12:49PM, Tuesday 16 March 2021
Questions have been raised over the impact cuts and savings in next year’s budget will have on people in the borough with disabilities.
At a Windsor and Maidenhead council disability and inclusion forum yesterday (Monday), discussions took place on the local authority's budget for 2021/22, which will come into effect in April.
Although the budget sees increased funding for adult social care, several services will be cut, including the closure of the Oakbridge Day Centre and Windsor Day Centre, with daycare for adults set to be provided in a ‘different way’.
Concerns over the impact these closures may have on older residents and adults with learning disabilities were raised at the meeting.
Lisa Hughes, vice-chair of the panel, said: “People with learning disabilities are among the most marginalised in society, having poorer health, life expectancy and employment prospects while having a greater risk of domestic abuse and of dying from COVID-19.
“Any changes to support will affect a very small number of our residents but the budget cuts will have a large impact on them so I feel its really important for the forum to keep monitoring how this transformation is, hopefully, improving lives for adults with learning disabilities in our borough.”
Ms Hughes also went on to warn that moving services online could freeze out a lot of older people and adults with learning disabilities, potentially isolating them from help.
She said: “The other major concern relates to the digitisation of services and reduction in the allocation of staff and reduction in face-to-face and telephone support.
“Many people with disabilities and older people cannot or find it very hard to use online services, and this isn’t made any better by the Royal Borough website which can be best described as sub-optimal.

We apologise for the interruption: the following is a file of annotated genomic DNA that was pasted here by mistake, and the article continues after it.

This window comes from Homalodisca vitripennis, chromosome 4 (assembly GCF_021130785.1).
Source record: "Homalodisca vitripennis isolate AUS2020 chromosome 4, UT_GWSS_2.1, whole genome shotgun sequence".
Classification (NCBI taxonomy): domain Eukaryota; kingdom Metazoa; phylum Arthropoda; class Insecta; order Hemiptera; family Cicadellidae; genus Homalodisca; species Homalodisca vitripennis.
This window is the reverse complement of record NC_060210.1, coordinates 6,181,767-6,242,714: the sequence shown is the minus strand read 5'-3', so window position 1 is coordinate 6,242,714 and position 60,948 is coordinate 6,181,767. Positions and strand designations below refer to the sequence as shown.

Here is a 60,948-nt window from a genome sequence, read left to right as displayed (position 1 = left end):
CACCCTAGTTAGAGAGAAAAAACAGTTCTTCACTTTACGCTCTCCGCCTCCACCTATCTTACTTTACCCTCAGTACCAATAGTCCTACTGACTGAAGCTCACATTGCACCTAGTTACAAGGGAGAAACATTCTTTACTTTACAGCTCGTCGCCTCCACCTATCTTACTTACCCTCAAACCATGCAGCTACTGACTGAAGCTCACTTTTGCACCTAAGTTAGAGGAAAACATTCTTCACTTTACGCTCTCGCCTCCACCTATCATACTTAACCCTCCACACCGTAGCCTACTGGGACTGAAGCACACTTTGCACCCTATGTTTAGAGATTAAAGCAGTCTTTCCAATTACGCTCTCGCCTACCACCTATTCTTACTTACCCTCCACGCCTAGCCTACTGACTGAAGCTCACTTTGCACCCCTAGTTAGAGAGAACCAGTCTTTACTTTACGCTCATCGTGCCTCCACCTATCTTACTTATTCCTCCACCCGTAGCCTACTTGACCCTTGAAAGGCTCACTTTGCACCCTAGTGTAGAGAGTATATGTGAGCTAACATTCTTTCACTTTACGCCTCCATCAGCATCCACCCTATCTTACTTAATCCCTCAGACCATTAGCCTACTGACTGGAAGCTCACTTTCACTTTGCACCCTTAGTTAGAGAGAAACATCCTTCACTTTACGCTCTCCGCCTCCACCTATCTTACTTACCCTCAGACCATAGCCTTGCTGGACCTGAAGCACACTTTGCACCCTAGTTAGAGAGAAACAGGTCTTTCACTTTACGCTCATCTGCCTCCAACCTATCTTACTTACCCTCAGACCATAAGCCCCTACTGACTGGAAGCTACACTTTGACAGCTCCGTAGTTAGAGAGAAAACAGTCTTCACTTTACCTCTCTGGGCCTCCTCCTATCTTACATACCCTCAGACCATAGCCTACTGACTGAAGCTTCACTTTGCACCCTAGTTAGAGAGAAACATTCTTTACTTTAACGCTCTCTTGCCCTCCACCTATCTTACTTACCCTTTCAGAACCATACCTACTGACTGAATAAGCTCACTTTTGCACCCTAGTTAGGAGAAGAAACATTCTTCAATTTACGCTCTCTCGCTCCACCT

“Residents affected by this will be amongst the most vulnerable in our borough and we must ensure their needs are met.”
In response to Ms Hughes’s comments, Councillor Samantha Rayner (Con, Eton and Castle), the council's lead member for IT, said she hoped to work with the panel to ensure the services work for all residents.
She said: “This is a really important topic you’ve raised and I think it’s going to be so much more important going forward; COVID has shown us how people can access services is incredibly important.
"I would like to reach out to you, perhaps we should pick this up outside the meeting and do something on that, I’m really keen.
“The library service are doing an awful lot about helping people with digital inclusion, but we are also aware that it’s not all about digital, it’s also about face-to-face, and that’s something we are thinking about going forward, face-to-face will remain.”
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